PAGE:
The amorphous metal alloys developed by Liquidmetal Technologies may be used in the design and development of Apple’s next generation wireless antenna, according to Liquidmetal founder Dr. Atakan Peker. In an interview with Cult of Mac, Dr. Peker notes that the properties of Liquidmetal make is an excellent substrate for usage as an antenna and could be one of many reasons Apple signed a broad licensing deal with the California company.
Described as a metallic glass, the various alloys used in Liquidmetal offer a high strength to weight ratio, high wear resistance, and a low softening temperature that allows it to be molded into complex shapes and designs. Liquidmetal technology is already used in a wide variety of consumer products including sports equipment like golf clubs and skis, jewelry, and in electronics where it makes its appearance in the casings of USB thumb drives, MP3 players, and mobile phones. It is also used in the antenna of the Verizon USB727 wireless modem, which is known for its excellent reception. Surprise, surprise, Apple already uses this novel technology in its newly released Magic Trackpad.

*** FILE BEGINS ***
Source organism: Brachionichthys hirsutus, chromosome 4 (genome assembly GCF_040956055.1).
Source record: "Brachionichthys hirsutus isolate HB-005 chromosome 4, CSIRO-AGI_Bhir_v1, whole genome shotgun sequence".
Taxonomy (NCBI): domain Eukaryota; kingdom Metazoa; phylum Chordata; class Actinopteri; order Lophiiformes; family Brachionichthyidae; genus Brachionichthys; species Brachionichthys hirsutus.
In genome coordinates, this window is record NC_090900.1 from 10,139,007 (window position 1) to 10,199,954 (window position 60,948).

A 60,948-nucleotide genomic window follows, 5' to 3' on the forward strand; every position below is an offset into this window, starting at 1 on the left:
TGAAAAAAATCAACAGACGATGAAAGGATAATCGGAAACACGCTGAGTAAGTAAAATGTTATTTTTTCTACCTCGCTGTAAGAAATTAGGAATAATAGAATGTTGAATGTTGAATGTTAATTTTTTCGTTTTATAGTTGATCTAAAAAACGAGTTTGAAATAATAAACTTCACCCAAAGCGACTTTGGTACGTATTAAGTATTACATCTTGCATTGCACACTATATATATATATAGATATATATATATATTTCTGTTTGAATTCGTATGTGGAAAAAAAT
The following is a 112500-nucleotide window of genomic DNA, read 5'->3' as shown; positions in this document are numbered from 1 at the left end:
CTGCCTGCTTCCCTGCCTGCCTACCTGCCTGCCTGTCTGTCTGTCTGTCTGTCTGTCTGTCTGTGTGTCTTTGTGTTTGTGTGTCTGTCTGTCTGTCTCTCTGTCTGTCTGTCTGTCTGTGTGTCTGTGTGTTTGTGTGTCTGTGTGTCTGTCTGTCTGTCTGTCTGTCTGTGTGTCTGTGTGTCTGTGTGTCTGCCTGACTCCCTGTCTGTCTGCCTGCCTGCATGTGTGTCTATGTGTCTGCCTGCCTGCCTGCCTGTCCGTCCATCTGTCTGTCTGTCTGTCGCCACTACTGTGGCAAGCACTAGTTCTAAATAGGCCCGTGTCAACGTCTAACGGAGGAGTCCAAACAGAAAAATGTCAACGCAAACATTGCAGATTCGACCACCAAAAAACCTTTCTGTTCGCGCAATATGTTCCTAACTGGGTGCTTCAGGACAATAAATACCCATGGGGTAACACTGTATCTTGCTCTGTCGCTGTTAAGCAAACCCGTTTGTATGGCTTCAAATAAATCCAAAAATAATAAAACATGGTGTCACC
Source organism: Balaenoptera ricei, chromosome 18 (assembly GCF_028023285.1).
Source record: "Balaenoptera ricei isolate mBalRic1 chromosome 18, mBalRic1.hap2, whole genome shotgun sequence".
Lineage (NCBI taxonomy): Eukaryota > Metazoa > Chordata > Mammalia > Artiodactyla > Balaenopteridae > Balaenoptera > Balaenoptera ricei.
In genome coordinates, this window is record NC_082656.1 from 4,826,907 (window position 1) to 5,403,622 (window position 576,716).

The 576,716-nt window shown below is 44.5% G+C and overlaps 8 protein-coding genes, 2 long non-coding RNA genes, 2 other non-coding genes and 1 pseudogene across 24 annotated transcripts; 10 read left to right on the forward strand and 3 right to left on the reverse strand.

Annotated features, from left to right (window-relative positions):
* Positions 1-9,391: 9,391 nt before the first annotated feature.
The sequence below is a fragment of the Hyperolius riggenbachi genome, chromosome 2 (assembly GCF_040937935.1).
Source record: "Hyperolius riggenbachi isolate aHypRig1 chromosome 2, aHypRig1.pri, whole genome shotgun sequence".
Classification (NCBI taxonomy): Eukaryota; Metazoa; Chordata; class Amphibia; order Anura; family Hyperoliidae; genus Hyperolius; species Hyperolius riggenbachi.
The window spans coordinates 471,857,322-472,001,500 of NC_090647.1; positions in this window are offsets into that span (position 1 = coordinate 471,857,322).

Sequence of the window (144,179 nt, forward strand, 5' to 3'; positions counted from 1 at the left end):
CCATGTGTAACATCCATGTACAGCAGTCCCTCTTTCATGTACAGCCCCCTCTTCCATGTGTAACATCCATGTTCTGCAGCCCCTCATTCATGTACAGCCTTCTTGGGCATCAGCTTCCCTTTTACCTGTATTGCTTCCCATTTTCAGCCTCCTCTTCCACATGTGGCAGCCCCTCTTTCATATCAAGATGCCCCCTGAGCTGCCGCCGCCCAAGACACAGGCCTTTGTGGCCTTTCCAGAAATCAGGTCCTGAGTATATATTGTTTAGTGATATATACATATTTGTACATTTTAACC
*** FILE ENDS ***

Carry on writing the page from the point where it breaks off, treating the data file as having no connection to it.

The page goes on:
In addition to a simple antenna, Apple may be eyeing Liquidmetal for its usage in complex and seamless casings for the iPhone, iPod or the iPad. It could also be used to develop novel casings that are constructed of an alloy capable of receiving radio signals. Rather than the bezel antenna used in the iPhone 4, the whole outer casing could be one big metal alloy antenna. The properties of these amorphous metal alloys also allow it to bend without fatigue or crimping so you could theoretically build one-piece hinges or even foldable devices.
One thing is for sure- with the creative mind of Jony Ive and the interesting properties of Liquidmetal technology, we are bound to see some exciting and radical industrial design from Apple in the upcoming years. We are excited by the possibilities of this technology, how about you?
[Via Cult of Mac]